The UK and US governments have broken years of deadlock over liberalising transatlantic air travel by signing a deal that should enable British Airways to expand its business in America.
Cheaper air fares and more competition were forecast under the agreement, which opens Heathrow to another American operator and gives BA the chance to expand its code-share deals in the US.
Anglo-US negotiators have been trying to agree an "open skies" accord for five years, and this agreement is designed to pave the way for wider talks.
The so-called "mini-deal"was signed in Washington late on Friday night, but details were released only yesterday. Even the UK's Department of Transport was saying at the weekend that further talks would be needed before an agreement.
Under the pact, a second US airline, United, will be able to fly between Chicago and Heathrow, in competition with American Airlines. BA has receive approval for additional permanent access between London and Philadelphia, and will be able to extend its code-sharing deal with USAir to a further 40 destinations. There will also be a liberalisation of access between UK regional airports and the US.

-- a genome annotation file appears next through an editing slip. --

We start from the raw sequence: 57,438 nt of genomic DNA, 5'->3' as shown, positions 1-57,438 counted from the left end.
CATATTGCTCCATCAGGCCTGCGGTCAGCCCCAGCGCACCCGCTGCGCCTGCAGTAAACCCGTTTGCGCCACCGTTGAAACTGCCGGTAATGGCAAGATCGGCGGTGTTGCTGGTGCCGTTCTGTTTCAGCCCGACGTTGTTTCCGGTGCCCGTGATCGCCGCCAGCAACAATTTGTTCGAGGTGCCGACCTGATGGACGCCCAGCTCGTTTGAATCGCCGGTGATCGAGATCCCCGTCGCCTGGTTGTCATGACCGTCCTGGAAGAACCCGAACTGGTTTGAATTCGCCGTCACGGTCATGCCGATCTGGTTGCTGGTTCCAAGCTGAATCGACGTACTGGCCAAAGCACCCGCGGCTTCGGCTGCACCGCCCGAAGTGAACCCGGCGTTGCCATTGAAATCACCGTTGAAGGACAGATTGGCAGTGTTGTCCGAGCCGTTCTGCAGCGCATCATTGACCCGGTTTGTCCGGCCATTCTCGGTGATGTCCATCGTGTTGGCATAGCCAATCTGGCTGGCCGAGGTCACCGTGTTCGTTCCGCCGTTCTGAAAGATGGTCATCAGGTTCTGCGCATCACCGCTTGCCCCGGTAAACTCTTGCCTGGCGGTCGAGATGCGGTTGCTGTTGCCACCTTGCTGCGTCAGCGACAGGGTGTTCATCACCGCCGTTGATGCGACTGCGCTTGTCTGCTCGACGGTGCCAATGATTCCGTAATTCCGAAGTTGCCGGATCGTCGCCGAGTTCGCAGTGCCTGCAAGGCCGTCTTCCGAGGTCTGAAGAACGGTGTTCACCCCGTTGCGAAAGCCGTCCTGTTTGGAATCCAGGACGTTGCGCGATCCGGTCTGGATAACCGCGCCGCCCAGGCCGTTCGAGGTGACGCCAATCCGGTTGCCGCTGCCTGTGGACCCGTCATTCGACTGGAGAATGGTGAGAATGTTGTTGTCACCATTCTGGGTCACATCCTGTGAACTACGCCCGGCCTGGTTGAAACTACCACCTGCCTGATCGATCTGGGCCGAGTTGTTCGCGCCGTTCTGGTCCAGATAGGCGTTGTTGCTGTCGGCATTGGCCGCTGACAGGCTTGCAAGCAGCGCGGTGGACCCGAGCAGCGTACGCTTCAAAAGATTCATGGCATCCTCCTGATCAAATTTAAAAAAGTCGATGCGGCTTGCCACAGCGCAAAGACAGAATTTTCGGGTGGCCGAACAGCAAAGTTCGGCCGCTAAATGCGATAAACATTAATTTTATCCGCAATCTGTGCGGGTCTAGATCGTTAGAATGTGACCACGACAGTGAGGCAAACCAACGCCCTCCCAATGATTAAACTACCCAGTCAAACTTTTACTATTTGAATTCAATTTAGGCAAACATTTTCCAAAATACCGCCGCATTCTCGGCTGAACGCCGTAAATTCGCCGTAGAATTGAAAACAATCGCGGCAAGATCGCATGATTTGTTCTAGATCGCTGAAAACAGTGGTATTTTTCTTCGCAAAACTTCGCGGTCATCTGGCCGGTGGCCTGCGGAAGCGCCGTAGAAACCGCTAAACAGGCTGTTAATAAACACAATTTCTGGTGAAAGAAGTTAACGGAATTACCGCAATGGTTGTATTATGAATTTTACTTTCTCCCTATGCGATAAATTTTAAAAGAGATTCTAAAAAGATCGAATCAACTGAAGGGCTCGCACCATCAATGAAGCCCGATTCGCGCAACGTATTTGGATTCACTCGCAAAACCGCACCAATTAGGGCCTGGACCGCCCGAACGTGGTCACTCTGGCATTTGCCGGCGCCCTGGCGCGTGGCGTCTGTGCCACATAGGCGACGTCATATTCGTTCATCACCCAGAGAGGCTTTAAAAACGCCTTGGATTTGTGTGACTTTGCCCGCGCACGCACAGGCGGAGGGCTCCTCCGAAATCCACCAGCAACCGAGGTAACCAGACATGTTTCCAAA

The US has also relaxed its "fly America" policy on key domestic routes. Until now US government officials have only been allowed to fly with US carriers, a restriction that particularly angered BA. "US carriers had always been able to pitch for UK government business. Now we can pitch for theirs," a BA spokesman said.
BA has a code-share deal with USAir covering 65 destinations, but applications to include 40 more destinations have languished at the US Department of Transportation for 18 months.
Yesterday's agreement will pave the way for more comprehensive talks to discuss fares, charter services and cargo flights. Further talks are scheduled for 19 June in Washington, where negotiators will discuss granting US airlines more access to Gatwick and Heathrow.
Gerald Greenwald, chairman of United Airlines, said: "The consumer benefits of our London-Chicago route will be immediate, real and tangible. The true beneficiaries will be the passengers."
However, American Airlines has been a vociferous critic of a mini-deal, arguing that the piecemeal approach favours UK airlines more than US ones. A spokeswoman said: "This mini-deal once again displays the inability of the US to negotiate a meaningful quid pro quo for US airlines. Clearly the British are gaining more than they are giving as a result of these talks."
For years UK and US airlines have been restricted over where they can fly to and from by complicated and archaic rules. The current round of talks was the third since 1993, when US negotiators walked out.Reuse content